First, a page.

Latin America – Caribbean


Tomas Rivero casts a net as he fishes on the Pilcomayo River outside of Villamontes, Bolivia. He is a leader of the Union of Pilcomayo River Fishers, and an advocate for cleaning up the river, which has been plagued by contamination from upstream mining and road construction. This portion of the river is inside the protected Aguaragüe National Park and Integrated Management Natural Area. Photo: Paul Jeffrey

Tomas Rivero casts a net as he fishes on the Pilcomayo River outside of Villamontes, Bolivia. He is a leader of the Union of Pilcomayo River Fishers, and an advocate for cleaning up the river, which has been plagued by contamination from upstream mining and road construction. This portion of the river is inside the protected Aguaragüe National Park and Integrated Management Natural Area. Photo: Paul Jeffrey

Introduction by Martin Coria

Working with others of any or no faith to eradicate hunger and poverty at the time we promote peace and justice is central to CWS identity, programs and presence in Latin America and the Caribbean region.

There are four things I am proud of in the last year in our region.

First, after many, many years of continued, tireless, professional advocacy to normalize relations between the U.S. and Cuba, finally we are on the path towards normalization. I think that CWS, the faith community in both countries, CWS partners, the Washington Office on Latin America, the Latin American Working Group and the Cuban Council of Churches deserve credit for it. It’s a big accomplishment.

A second thing that makes me really, really proud is that I am convinced that due to the concerted awareness-raising and advocacy efforts of CWS and partner Platform for Children of Incarcerated Parents in Latin America, the 2 million children with incarcerated parents in this region and their caregivers are today more visible to authorities, the state, civil society and children’s experts than they were a year ago. We are gradually making this neglected and quite invisible group of vulnerable children more visible, and it is creating opportunities for programs that benefit them.

I think the way CWS and our allies in Washington and in the faith community responded to the Central American unaccompanied children crisis in mid-2014 was exemplary. Many children and their families are still in detention centers, and CWS and others continue to advocate for them. The way CWS stood up for them makes me proud.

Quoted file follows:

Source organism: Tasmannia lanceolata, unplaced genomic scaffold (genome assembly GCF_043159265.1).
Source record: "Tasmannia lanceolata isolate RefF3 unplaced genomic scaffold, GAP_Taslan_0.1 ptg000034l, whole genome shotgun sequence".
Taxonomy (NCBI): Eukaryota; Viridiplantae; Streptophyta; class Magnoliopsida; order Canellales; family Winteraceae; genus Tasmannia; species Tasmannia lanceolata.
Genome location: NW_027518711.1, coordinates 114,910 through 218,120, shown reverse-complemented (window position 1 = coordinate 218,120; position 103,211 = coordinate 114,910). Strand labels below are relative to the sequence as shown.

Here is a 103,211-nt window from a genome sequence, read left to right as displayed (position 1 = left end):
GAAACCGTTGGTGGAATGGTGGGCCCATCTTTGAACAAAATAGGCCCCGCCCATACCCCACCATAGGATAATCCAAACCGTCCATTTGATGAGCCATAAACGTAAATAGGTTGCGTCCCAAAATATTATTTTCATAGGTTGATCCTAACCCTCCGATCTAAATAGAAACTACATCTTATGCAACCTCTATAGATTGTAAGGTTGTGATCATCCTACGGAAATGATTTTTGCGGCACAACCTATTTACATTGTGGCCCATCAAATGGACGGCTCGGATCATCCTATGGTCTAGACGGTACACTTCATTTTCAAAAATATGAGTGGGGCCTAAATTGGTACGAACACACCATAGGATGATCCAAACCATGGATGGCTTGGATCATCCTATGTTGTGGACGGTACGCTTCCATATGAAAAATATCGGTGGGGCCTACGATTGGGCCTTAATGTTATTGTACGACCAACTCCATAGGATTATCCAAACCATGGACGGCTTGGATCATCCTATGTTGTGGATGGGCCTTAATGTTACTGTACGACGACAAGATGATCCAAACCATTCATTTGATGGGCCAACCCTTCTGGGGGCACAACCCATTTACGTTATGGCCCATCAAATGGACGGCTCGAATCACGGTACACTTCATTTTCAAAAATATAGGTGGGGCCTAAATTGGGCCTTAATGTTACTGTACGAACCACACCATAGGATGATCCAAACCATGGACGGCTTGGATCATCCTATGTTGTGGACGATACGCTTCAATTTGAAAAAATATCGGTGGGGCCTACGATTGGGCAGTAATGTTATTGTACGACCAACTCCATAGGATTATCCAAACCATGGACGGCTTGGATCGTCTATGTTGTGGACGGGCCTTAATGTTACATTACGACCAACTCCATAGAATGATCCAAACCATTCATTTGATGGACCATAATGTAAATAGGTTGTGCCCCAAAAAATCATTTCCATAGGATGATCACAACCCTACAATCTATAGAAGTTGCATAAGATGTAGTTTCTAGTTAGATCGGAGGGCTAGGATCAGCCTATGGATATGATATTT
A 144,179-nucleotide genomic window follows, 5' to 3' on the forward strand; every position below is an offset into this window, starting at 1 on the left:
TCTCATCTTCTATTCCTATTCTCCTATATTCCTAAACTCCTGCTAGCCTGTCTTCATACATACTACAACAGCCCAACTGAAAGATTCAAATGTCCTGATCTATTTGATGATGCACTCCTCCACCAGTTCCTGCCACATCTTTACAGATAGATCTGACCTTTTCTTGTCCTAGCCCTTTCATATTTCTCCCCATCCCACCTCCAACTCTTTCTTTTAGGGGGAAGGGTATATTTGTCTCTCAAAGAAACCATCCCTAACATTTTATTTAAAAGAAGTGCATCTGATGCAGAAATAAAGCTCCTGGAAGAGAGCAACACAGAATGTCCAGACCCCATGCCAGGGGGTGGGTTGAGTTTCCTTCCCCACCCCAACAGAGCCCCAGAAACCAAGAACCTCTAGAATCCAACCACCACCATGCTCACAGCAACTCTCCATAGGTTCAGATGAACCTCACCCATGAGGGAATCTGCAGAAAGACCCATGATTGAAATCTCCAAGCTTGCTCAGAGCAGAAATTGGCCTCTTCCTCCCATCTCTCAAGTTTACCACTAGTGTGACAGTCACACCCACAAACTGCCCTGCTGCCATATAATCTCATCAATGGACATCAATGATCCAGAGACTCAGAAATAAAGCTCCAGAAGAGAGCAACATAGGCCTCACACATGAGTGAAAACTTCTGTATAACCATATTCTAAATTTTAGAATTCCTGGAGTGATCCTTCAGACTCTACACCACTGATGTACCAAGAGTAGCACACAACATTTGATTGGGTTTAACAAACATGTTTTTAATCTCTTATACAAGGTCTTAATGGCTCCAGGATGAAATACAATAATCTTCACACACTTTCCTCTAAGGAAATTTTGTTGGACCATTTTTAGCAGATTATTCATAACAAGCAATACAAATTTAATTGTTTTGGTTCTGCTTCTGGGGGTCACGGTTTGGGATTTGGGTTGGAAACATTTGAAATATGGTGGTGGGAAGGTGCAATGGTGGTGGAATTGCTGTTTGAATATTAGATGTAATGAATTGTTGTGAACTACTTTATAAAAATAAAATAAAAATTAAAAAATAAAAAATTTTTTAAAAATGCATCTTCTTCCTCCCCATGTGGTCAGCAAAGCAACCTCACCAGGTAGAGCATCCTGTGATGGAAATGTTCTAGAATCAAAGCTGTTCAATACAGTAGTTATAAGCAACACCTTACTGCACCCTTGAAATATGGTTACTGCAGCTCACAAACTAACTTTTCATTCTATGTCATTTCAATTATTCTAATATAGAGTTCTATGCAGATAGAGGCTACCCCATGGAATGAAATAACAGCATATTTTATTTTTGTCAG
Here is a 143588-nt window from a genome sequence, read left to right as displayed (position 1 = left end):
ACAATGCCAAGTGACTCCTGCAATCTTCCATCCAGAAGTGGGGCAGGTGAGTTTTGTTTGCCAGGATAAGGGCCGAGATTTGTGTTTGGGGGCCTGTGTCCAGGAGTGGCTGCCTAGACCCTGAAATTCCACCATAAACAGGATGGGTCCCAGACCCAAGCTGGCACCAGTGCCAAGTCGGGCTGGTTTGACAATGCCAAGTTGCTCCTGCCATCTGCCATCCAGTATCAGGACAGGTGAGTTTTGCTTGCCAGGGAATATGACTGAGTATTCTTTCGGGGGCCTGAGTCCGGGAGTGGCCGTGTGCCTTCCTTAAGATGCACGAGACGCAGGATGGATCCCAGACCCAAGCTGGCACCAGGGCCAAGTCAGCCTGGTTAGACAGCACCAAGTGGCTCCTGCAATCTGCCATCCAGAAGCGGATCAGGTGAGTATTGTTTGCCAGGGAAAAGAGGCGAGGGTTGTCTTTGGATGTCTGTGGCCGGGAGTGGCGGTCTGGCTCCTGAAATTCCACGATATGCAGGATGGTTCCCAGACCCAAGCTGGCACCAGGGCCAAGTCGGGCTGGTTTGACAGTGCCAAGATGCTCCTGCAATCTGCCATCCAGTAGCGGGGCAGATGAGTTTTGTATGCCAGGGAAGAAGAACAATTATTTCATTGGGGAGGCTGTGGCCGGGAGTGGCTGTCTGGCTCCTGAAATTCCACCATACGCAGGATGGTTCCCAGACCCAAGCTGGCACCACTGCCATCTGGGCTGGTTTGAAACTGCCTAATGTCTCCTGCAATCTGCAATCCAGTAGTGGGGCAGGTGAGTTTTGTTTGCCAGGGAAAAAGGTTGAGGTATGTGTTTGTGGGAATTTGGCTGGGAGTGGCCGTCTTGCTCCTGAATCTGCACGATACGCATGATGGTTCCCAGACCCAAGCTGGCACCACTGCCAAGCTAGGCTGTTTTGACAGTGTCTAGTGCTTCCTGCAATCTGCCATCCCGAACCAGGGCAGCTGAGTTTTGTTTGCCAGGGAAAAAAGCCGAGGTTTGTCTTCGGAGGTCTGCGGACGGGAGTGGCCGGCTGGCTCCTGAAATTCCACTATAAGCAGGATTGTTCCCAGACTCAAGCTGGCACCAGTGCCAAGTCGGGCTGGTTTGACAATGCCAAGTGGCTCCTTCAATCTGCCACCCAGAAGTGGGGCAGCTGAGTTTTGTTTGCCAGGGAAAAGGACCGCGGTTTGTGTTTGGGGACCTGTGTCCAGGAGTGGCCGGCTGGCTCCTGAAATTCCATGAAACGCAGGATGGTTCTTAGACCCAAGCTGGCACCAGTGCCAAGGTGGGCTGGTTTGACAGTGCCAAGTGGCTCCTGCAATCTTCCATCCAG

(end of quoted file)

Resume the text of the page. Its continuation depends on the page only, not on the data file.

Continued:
I also want to note the responsible way CWS has addressed and continues to address the relationship and conflict between Haiti and the Dominican Republic, and especially the way CWS is responding to the situation of Dominicans of Haitian descent risking statelessness.

In the coming year we need to make sure our Haiti program adapts to the new institutional reality in Haiti. Haiti is having presidential elections in October, and I think the CWS program in Haiti needs to respond to and take advantage of this new and welcome development.

I think there’s still a lot to do to call attention to children of incarcerated parents. We need to increase and improve services for the children. Visibility must lead to action, improvements and change. We will continue to raise this issue, and make recommendations to decision makers so actual change will take place.

We need to also make every effort possible to make sure our food security program in Central America responds to changing migration patterns and country conditions, especially in Guatemala and Honduras.

One of the subregions most severely affected by climate change, where the themes of hunger and poverty, and peace and justice are almost impossible to separate, is the Gran Chaco region. Here, we will start seeing the results of increased attention paid to the roles and challenges faced by indigenous women and youth in CWS programming. The determination and resilience shown by indigenous men and women to bring non-violent change continues to both challenge and inspire us.